Video Turkish Kurd Islamist Rally Stokes Tensions

    In a sign of the rising power of Islamists in Turkey, more than 100,000 people recently gathered in Diyarbakir, the main city in Turkey’s predominantly Kurdish southeast, to mark the birthday of the Prophet Muhammad. The gathering highlighted tensions with the pro-secular Kurdish nationalist movement. Dorian Jones reports from Diyarbakir.
    Video

    Video Pakistani School Helps Slum Kids

    Master Mohammad Ayub runs a makeshift school in a public park in Islamabad. Thousands of poor children have benefited from his services over the years, but, as VOA's Ayesha Tanzeem reports, roughly 25 million school-age youths don't get an education in Pakistan.
    Video

    Video Florida’s Weeki Wachee ‘Mermaids’ Make a Splash

    Since 1947, ‘mermaids’ have fascinated tourists at central Florida’s Weeki Wachee Springs State Park with their fluid movements and synchronized ballet. Performing underwater has its challenges, including cold temperatures and a steady current, as VOA’s Lin Yang and Joseph Mok report.
    Video

    Video Somali, African Union Forces Face Resurgent Al-Shabab

    The Islamic State terror group claimed its first attack in Somalia earlier this week, though the claim has not been verified by forces on the ground. Meanwhile, al-Shabab militants have stepped up their attacks as Somalia prepares for elections later this year. Henry Ridgwell reports there are growing frustrations among Somalia’s Western backers over the country’s slow progress in forming its own armed forces to establish security after 25 years of chaos.
    Video

    Video Bangladesh Targeted Killings Spark Wave of Fear

    People in Bangladesh’s capital are expressing deep concern over the brutal attacks that have killed secular blogger, and most recently a gay rights activist and an employee of the U.S. embassy. Xulhaz Mannan, an embassy protocol officer and the editor of the country’s only gay and transgender magazine Roopban; and his friend Mehboob Rabbi Tanoy, a gay rights activist, were hacked to death by five attackers in Mannan’s Dhaka home earlier this month.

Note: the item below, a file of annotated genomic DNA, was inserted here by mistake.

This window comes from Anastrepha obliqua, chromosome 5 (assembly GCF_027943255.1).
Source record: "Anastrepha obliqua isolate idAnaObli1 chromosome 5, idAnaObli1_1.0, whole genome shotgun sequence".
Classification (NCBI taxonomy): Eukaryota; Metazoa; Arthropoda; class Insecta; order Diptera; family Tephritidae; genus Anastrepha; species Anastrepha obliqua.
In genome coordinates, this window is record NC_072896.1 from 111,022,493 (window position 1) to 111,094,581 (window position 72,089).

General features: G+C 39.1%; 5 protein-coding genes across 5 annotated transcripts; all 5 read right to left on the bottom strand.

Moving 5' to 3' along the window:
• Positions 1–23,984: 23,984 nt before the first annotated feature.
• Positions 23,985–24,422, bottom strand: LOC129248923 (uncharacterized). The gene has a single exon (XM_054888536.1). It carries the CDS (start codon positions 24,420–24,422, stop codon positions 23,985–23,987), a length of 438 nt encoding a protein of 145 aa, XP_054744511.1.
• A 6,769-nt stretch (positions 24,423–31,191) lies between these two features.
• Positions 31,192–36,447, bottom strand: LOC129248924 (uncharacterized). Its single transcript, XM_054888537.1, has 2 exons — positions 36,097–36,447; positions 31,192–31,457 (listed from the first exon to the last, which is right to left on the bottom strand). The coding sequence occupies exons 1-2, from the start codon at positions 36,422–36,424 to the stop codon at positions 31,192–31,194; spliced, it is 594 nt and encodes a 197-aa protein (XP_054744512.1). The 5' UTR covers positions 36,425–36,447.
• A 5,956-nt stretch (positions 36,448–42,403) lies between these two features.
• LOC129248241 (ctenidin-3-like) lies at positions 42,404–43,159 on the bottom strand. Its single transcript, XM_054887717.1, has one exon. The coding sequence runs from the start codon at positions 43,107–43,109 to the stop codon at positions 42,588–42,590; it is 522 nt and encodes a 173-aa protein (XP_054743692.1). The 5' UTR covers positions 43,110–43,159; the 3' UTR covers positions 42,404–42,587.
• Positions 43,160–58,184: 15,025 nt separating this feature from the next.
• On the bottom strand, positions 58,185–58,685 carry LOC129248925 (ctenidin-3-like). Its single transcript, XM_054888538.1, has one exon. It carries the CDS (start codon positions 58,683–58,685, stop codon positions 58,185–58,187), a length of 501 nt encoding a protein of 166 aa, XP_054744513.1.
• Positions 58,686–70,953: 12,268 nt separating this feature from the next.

Video

    Video Documentary Tells Tale of Chernobyl Returnees

    Ukraine this week is marking the 30th anniversary of the world's worst nuclear accident, at the Chernobyl nuclear power plant. Soviet officials at first said little about the accident, but later evacuated a 2,600-square-kilometer "exclusion zone." Some people, though, came back. American directors Holly Morris and Anne Bogart created a documentary about this faithful and brave community. VOA's Tetiana Kharchenko reports from New York on "The Babushkas of Chernobyl." Carol Pearson narrates.
    Video

    Video Nigerians Feel Bite of Buhari Economic Policy

    Despite the global drop in the price of oil, Nigerian President Muhammadu Buhari has refused to allow the country's currency to devalue, leading to a shortage of foreign exchange. Chris Stein reports from Lagos businessmen and consumers are feeling the impact as the country deals with a severe fuel shortage.
    Video

    Video  Return to the Wild

    There’s a growing trend in the United States to let old or underused golf courses revert back to nature. But as Erika Celeste reports from one parcel in Grafton, Ohio, converting 39 hectares of land back to green space is a lot more complicated than just not mowing the fairway.
    Video

    Video West Urges Unity in Libya as Migrant Numbers Soar

    The Italian government says a NATO-led mission aimed at stemming the flow of migrants from Libya to Europe could be up and running by July. There are concerns that the number of migrants could soar as the route through Greece and the Balkans remains blocked. Western powers say the political chaos in Libya is being exploited by people smugglers — and they are pressuring rival groups to come together under the new unity government. VOA's Henry Ridgwell reports.
    Video

    Video Russia’s TV Rain Swims Against Tide in Sea of Kremlin Propaganda

    Russia’s media freedoms have been gradually eroded under President Vladimir Putin as his government has increased state ownership, influence, and restrictions on critical reporting. Television, where most Russians get their news, has been the main target and is now almost completely state controlled. But in the Russian capital, TV Rain stands out as an island in a sea of Kremlin propaganda.

    Special Report

    Adrift The Invisible African Diaspora